Reminder: H-1B Amendment Required for “Material Change” in Employment Terms
An H-1B amendment is required when there will be a material change in the terms and conditions of authorized employment. Material changes could include, in some circumstances, a change in worksite location, a significant change in job duties or a change in occupational classification, or a reduction in hours from full-time to part-time or a reduction in salary. The U.S. Citizenship & Immigration Services (CIS) has provided clarification and guidance specifying when an amended petition is required when there has been a change in worksite location.
When Is an Amended H-1B Petition Required Due to a Change in Worksite Location?
Movement outside the geographic area listed in the original Labor Condition Application (LCA) and H-1B petition require certification of a new LCA by the U.S. Department of Labor and will require an amended H-1B petition. The employee may begin work at the new location only after the employer files the amended petition. The CIS has confirmed that movement of the H-1B employee within the same geographic area does not require an amended H-1B petition, so long as all other material terms and conditions of employment remain the same.
CIS has further confirmed that short-term placements that meet the requirements of the short-term placement regulations will not require an amended H-1B petition. Similarly, placements at locations that do not meet the regulatory definition of a worksite will not require an amended H-1B petition so long as other material terms and conditions of employment remain the same.
In What Time Frame Must an Amended H-1B Petition Be Filed?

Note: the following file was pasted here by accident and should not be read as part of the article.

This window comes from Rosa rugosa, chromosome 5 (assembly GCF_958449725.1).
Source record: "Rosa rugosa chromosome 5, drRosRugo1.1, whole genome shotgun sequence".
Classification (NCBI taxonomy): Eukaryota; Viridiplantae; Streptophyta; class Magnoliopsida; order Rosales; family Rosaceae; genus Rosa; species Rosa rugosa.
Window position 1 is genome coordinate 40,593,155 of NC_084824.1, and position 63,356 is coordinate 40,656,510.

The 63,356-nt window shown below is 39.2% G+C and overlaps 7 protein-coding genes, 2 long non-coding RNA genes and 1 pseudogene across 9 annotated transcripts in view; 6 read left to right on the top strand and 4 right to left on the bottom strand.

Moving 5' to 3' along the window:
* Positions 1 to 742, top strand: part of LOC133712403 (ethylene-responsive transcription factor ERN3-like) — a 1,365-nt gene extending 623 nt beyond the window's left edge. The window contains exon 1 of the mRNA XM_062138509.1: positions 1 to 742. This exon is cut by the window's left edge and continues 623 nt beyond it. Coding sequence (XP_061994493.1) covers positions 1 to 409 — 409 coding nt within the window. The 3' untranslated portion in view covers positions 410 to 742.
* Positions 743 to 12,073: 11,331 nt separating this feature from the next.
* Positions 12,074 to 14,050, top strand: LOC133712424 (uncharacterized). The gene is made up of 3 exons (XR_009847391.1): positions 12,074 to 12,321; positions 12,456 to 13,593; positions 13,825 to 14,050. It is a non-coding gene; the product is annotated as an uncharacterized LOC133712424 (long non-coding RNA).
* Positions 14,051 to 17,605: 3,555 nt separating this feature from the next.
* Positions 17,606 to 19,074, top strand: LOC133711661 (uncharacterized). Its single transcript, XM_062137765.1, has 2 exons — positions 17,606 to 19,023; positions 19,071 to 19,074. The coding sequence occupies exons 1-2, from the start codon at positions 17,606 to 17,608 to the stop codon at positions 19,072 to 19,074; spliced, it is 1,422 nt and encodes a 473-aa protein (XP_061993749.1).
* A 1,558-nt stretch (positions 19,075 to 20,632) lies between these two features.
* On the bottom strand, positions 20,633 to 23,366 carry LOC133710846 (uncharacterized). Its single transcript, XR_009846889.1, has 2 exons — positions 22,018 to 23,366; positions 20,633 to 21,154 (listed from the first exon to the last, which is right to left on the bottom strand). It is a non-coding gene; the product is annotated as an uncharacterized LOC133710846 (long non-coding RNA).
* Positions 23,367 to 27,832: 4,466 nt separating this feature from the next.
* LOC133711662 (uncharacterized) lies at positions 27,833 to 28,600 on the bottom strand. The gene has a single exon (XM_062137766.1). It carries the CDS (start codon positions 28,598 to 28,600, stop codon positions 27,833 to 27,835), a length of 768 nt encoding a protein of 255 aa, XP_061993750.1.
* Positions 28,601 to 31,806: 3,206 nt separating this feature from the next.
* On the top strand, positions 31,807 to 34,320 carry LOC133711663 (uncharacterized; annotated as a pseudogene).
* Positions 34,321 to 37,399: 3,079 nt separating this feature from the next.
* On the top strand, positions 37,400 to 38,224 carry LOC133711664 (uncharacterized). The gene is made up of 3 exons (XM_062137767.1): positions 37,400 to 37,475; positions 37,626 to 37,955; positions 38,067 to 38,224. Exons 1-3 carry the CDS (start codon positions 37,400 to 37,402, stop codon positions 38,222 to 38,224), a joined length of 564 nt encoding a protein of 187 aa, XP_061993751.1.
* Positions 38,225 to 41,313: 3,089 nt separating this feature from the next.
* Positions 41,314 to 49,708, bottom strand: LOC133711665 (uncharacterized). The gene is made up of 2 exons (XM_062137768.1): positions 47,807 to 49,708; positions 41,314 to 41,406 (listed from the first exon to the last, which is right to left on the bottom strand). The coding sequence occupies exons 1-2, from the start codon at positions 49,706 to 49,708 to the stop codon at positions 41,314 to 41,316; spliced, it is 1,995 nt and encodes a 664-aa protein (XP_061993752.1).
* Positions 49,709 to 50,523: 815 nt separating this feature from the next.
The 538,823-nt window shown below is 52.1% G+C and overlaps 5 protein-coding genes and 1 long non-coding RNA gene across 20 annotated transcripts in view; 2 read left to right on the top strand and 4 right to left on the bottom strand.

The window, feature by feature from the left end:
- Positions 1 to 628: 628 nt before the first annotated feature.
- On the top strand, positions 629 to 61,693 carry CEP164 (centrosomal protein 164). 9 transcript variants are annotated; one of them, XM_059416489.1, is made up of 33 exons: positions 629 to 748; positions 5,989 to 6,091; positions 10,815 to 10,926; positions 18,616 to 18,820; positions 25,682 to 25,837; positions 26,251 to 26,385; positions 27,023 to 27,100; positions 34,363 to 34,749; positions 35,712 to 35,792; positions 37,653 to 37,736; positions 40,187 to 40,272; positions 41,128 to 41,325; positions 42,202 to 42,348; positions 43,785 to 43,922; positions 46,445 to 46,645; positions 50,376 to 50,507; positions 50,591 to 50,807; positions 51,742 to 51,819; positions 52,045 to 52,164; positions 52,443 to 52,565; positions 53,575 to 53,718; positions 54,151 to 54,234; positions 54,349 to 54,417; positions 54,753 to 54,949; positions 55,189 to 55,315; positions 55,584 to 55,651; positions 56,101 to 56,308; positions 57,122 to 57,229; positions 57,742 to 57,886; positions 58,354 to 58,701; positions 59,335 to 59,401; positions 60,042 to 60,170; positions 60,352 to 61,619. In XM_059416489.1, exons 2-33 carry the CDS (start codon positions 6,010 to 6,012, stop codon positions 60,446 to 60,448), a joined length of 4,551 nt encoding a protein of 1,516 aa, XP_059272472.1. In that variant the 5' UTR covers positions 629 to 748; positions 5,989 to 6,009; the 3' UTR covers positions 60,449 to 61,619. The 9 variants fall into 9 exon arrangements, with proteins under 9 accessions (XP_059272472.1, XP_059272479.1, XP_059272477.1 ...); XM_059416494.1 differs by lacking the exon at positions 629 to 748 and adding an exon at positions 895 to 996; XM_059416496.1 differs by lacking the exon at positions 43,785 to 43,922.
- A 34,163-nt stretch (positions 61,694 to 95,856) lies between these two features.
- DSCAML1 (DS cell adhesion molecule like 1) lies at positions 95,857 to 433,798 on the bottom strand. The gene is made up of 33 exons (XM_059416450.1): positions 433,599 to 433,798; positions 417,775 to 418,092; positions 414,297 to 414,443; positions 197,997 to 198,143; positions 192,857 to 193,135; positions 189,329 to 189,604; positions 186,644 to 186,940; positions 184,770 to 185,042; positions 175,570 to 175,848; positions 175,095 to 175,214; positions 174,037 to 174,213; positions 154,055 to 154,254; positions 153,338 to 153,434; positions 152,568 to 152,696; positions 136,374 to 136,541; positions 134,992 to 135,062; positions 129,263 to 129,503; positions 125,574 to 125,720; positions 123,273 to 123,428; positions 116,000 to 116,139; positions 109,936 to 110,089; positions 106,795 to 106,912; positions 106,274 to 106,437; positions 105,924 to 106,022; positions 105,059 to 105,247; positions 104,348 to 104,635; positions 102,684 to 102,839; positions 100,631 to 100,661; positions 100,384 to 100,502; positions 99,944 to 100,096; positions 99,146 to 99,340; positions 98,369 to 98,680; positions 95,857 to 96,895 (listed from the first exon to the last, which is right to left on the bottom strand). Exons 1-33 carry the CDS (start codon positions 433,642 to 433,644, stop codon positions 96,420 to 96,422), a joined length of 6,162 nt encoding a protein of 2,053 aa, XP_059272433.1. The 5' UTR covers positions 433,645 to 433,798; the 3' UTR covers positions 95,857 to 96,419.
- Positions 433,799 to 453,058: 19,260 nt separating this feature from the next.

Generally an H-1B amendment must be filed before the material change in employment occurs. Changes in work location require the employer to file an amended H-1B petition before the employee moves to the new work location.
The CIS position has found recent support in the April 2015, precedent decision of the Administrative Appeals Office (AAO) in Matter of Simeio Solutions, LLC. Following the AAO decision, CIS has provided guidance on how the CIS will enforce the requirement that employers file amended H-1B petitions when their H-1B employees move to a new place of employment. Failure to file the amended H-1B petition before the employee moves to the new work location could result in a determination that the employee has failed to maintain lawful nonimmigrant status and could result in CIS revocation of the existing H-1B petition and/or denial of future requests for extension of H-1B status.
What Steps Should Employers Take?
Foster recommends that all employers evaluate their current H-1B workers’ employment terms and work locations to confirm that each employee remains employed in the position as originally described in the original H-1B filing and at the location(s) identified in the original H-1B petition filing.
When evaluating employee worksite locations, employers should also consider whether there have been any other material changes in the terms and conditions of authorized employment, such as a significant change in job duties or a change in occupational classification or reduction in the salary. Other changes such as the addition of direct reports or promotions to higher levels of responsibility may also be deemed material. An example would be a promotion from an individual contributor role as an Engineer to a supervising role as an Engineering Manager. Such changes may be considered material changes requiring an amended H-1B petition.
Employers should consult their Foster immigration attorneys to evaluate specific cases where there will be or have been changes in the H-1B worker’s employment, and to initiate amended H-1B petitions for such employees.
Foster will continue to monitor changes in CIS enforcement initiatives and will provide additional information in future Immigration Updates© and on our firm’s website at www.fosterglobal.com.